A transcript of the telephone call between President Obama and Vladimir Putin reveals that the Russian president spent much of the 90 minutes watching television, at one point falling asleep while Obama tried in vain to convince him to withdraw his forces from Crimea.
The unusually-long call on Saturday was initiated by Obama, who is increasingly under pressure at home and abroad to prevent further Russian military involvement in Ukraine.
“Come on Vladimir, you’re being very rude,” Obama said. “Vlad. Vladimir. Mr. Putin. Come on, this is serious.”
Observers say Obama had tried to get out of making the call, complaining of diarrhea, saying he would just send Putin an email instead. He had also unplugged the Oval Office phone, declaring the line was down.
“Fine, fine, I’ll do it,” he is reported to have said. “Unless someone else wants to.”
Obama struggled to keep his Russian counterpart on topic, becoming annoyed when Putin changed the subject to how much fun it would be to hunt dinosaurs.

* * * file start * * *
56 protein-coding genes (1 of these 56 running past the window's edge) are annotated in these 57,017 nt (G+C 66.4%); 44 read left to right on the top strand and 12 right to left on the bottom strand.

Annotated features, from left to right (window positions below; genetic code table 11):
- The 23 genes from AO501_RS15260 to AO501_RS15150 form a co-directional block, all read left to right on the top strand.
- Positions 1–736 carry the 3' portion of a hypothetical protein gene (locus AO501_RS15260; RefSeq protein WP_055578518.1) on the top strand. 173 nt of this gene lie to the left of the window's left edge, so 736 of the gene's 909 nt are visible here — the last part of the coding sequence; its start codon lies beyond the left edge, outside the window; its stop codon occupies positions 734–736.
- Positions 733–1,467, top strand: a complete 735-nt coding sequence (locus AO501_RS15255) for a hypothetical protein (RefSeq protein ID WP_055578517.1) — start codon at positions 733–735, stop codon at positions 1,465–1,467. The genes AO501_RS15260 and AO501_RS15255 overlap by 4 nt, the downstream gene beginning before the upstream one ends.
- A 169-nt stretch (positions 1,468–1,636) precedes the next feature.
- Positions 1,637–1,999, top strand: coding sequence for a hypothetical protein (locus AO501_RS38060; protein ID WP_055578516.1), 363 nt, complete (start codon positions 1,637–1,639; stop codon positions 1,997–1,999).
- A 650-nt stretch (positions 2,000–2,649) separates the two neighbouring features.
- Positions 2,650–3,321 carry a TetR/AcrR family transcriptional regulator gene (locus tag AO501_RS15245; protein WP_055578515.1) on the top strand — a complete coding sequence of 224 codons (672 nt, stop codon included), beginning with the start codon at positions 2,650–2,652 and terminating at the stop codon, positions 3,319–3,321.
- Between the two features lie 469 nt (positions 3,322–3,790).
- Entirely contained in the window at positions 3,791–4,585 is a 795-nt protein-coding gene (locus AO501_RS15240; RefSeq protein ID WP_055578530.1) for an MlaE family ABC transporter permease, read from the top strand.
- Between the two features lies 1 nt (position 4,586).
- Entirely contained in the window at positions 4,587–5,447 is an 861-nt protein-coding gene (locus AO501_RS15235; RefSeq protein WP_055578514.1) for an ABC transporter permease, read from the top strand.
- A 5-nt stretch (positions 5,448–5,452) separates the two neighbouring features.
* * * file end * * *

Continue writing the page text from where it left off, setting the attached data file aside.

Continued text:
“90 minutes seems like a painfully long call,” said William Gallstone, a former White House adviser. “But if you don’t count the long pauses or when Mr. Putin fell asleep, the whole conversation was only about two-and-a-half minutes long.”
White House aides say President Obama was visibly upset after the telephone call, shouting, “I didn’t sign up for this crap.”
The phone call was one of the most unpleasant ways imaginable for Obama to spend a Saturday afternoon, said a former national-security aide.
“It was more terrifying than having his teleprompter malfunction during a State of the Union address,” said Tommy Vector. “It more awkward than having to explain why he allowed the NSA to spy on every American. It was more difficult than stifling his laughter upon meeting [former Italian prime minister Silvio] Berlusconi and imagining him saying ‘bunga bunga.’”
“No American president should have to endure such an unpleasant chore,” Vector added.
The Kremlin responded with a statement saying it would continue deploying the military to ensure the safety of Russian citizens no matter where they are, whether in Crimea or Chicago.